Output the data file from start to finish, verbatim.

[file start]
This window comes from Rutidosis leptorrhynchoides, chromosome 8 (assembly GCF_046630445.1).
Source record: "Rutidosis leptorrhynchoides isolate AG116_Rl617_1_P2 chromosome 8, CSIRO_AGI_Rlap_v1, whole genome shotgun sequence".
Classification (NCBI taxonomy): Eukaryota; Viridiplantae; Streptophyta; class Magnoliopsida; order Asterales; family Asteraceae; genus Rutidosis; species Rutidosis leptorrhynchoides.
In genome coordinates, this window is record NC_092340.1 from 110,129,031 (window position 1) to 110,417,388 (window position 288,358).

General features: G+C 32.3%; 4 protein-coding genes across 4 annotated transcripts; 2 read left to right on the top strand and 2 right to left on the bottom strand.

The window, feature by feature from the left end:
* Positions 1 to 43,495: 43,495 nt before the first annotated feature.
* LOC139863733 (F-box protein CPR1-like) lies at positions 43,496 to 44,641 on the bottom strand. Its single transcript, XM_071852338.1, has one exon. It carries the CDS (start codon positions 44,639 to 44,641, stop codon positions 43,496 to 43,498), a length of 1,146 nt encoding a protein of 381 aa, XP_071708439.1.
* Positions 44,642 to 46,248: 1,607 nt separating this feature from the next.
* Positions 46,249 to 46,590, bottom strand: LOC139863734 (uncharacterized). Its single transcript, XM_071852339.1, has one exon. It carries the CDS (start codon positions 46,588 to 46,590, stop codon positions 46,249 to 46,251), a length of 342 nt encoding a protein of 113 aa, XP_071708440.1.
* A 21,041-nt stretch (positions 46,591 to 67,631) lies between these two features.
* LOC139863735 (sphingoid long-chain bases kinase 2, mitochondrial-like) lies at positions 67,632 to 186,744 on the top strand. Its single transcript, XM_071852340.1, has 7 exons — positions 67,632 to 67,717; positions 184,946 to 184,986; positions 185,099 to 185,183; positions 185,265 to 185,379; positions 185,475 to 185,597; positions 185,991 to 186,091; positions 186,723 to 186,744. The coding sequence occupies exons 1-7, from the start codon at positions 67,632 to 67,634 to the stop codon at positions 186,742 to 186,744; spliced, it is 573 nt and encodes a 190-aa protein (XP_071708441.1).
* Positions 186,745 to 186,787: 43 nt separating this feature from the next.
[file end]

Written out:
This window comes from Rutidosis leptorrhynchoides, chromosome 8 (assembly GCF_046630445.1).
Source record: "Rutidosis leptorrhynchoides isolate AG116_Rl617_1_P2 chromosome 8, CSIRO_AGI_Rlap_v1, whole genome shotgun sequence".
Classification (NCBI taxonomy): Eukaryota; Viridiplantae; Streptophyta; class Magnoliopsida; order Asterales; family Asteraceae; genus Rutidosis; species Rutidosis leptorrhynchoides.
In genome coordinates, this window is record NC_092340.1 from 110,129,031 (window position 1) to 110,417,388 (window position 288,358).

General features: G+C 32.3%; 4 protein-coding genes across 4 annotated transcripts; 2 read left to right on the top strand and 2 right to left on the bottom strand.

The window, feature by feature from the left end:
* Positions 1 to 43,495: 43,495 nt before the first annotated feature.
* LOC139863733 (F-box protein CPR1-like) lies at positions 43,496 to 44,641 on the bottom strand. Its single transcript, XM_071852338.1, has one exon. It carries the CDS (start codon positions 44,639 to 44,641, stop codon positions 43,496 to 43,498), a length of 1,146 nt encoding a protein of 381 aa, XP_071708439.1.
* Positions 44,642 to 46,248: 1,607 nt separating this feature from the next.
* Positions 46,249 to 46,590, bottom strand: LOC139863734 (uncharacterized). Its single transcript, XM_071852339.1, has one exon. It carries the CDS (start codon positions 46,588 to 46,590, stop codon positions 46,249 to 46,251), a length of 342 nt encoding a protein of 113 aa, XP_071708440.1.
* A 21,041-nt stretch (positions 46,591 to 67,631) lies between these two features.
* LOC139863735 (sphingoid long-chain bases kinase 2, mitochondrial-like) lies at positions 67,632 to 186,744 on the top strand. Its single transcript, XM_071852340.1, has 7 exons — positions 67,632 to 67,717; positions 184,946 to 184,986; positions 185,099 to 185,183; positions 185,265 to 185,379; positions 185,475 to 185,597; positions 185,991 to 186,091; positions 186,723 to 186,744. The coding sequence occupies exons 1-7, from the start codon at positions 67,632 to 67,634 to the stop codon at positions 186,742 to 186,744; spliced, it is 573 nt and encodes a 190-aa protein (XP_071708441.1).
* Positions 186,745 to 186,787: 43 nt separating this feature from the next.